The machines were a 12inchdepth of cut circular saw, overhand planner, thicknesser, spindle and a range of sharpening stones to allow the making of spindle cutters. It was possible to run some machines in tandem, but not the circular saw. The band saw was added much later and had its own electric motor. The gas engine was redundant, and replaced with a 3 phase electric motor, with a unique starting routine.
There was no mechanical cross cut saw and all timber-requiring cutting in length was done by hand.
There was no electro/mechanical tool available for use. Morticing was done with a hand-powered thumper; there was an electric glue pot.
The actual flow of materials from the timber shed to the finished piece of joinery was, by today’s standard, quaint .The machine shop being on a different level to the joinery shop did not help matters.
The production process was as follows: –
The foreman joiner or a bench-hand would go out and measure up the requirements (say a completely new window frame and sashes) taking details of sill, frame, sash sections, mouldings and fenestration. In the joinery shop he would set out the details on a setting out board as full size horizontal and vertical sections, from which he would prepare a cutting list and the frame and sashes would be set out from the board later.
The wood machinist would get the timber from the racks and cut it to length and size and plane to net sizes leaving it in the square, and pass it up into the joiners shop. Here all the timber members would be set out, mortised, marked and cut, tenons slit by handsaw, tenon shoulders marked by knife cut. All moulding and rebate edges were marked by gauge cuts, which were left in by the machinist to allow for cleaning up. Each piece had its finished section marked on the inside face, the whole lot was then returned down into the mill for rebating, grooving and moulding. Then up to the joiners shop again for cleaning up (removing machine marks) cutting tendon shoulders and haunches, scribing moulding, fitting, knocking up and finishing. Priming or first coat decorating took place in the dusty joiners shop.
The work carried out in the early days of my career was very varied, The very first job was to assist in the making and erection of Black out shutters at the local Working Mans Club. This included full light proof louvers for ventilation. Another task was to provide shelving in a medicine store at the hospital. Here the supports were timber but shelves were ASBESTOS.
The town was subjected to numerous air raids and flying bomb damage and all this had to be attended to. It involved hard work and long hours and many dangerous moments. I stood next to the carpenter on a pair of steps when a loose roof slate was blown off the roof and hit the steps. Fortunately neither of us was hurt.
I had only been at work a few days when I became a member of the ladder gang. The 42 footlong, 56-stave ladder was the longest in town and safely reached to the eaves or parapet of every building in the high street and so was in constant demand by many specialist contractors. The business was pleased to supply on an erect and remove basis. It took a gang of four to erect or remove the ladder, taken to site on a builders truck by two men. It also required two men to control the traffic, some street corners required a double shunt, the regular hands knew each move by heart. All four hands were required to raise and lower the ladder. After about six months I was able to sharpen my own saws and this was among others a field in which I excelled.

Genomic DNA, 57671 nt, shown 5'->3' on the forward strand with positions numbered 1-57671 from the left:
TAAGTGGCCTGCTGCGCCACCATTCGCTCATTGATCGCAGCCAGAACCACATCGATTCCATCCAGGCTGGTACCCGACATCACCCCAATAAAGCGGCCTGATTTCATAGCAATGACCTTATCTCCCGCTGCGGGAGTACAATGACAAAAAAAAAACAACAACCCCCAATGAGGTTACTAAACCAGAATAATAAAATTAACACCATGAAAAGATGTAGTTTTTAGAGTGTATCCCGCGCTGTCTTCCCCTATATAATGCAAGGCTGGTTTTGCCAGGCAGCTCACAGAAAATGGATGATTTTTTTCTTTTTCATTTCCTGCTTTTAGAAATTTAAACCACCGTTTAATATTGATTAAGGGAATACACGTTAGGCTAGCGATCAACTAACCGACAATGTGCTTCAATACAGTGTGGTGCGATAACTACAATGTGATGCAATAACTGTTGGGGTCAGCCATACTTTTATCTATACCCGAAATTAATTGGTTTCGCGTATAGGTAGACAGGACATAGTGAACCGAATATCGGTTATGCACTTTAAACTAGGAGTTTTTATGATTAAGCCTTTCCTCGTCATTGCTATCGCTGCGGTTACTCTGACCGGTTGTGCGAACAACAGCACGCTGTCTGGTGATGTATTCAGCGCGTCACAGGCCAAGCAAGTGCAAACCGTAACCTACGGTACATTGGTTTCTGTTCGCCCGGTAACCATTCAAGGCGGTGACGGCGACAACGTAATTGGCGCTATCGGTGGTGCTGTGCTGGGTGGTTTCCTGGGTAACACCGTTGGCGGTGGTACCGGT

Building trade wages were as agreed by the Joint Negotiating Council at the time. Tradesmen’s rates were 1s/10½d per hour (approx 9.5p), my rate for the first year was 10% of this. The rounding up process gave me 8s/0d (40p) per week for the standard week of 46½ hours week. I was entitled to one weeks holiday and no loss of pay for bank holidays. All adult workers worked per hour with no pay for any holidays. I applied for and received a £5. grant from a local charity to assist in buying my own tools. Best saws were £1, steel smoothing planes £1, chisels 1/9 to 3/- according to size.
There were many jobs that I did not experience because of the new build restrictions but there were many jobs that I did that I would not have experienced had more qualified tradesman been available. So all in all it equalled its self out.. During my apprenticeship time I able to attend evening classes in Building Construction, Geometry, Mathematics, Science, and later Book keeping, Quantities and Estimating, all of which I was able to easily understand.
I was most grateful to my very experienced Mentor and to my Tutor at Evening Institute. I followed my tutor’s career almost to the letter finishing my career as he did as a Surveyor for a Local Authority. Their names were CP & AG. After fifty years and five months in the Building Industry dealing with all aspects of Speculative House Building, Contracting, Design and Build and Property Management I have enjoyed nine years of retirement and am still in good health. Its only me.
This article was first published in a Norfolk Industrial Archaeological Society News Letter in 2005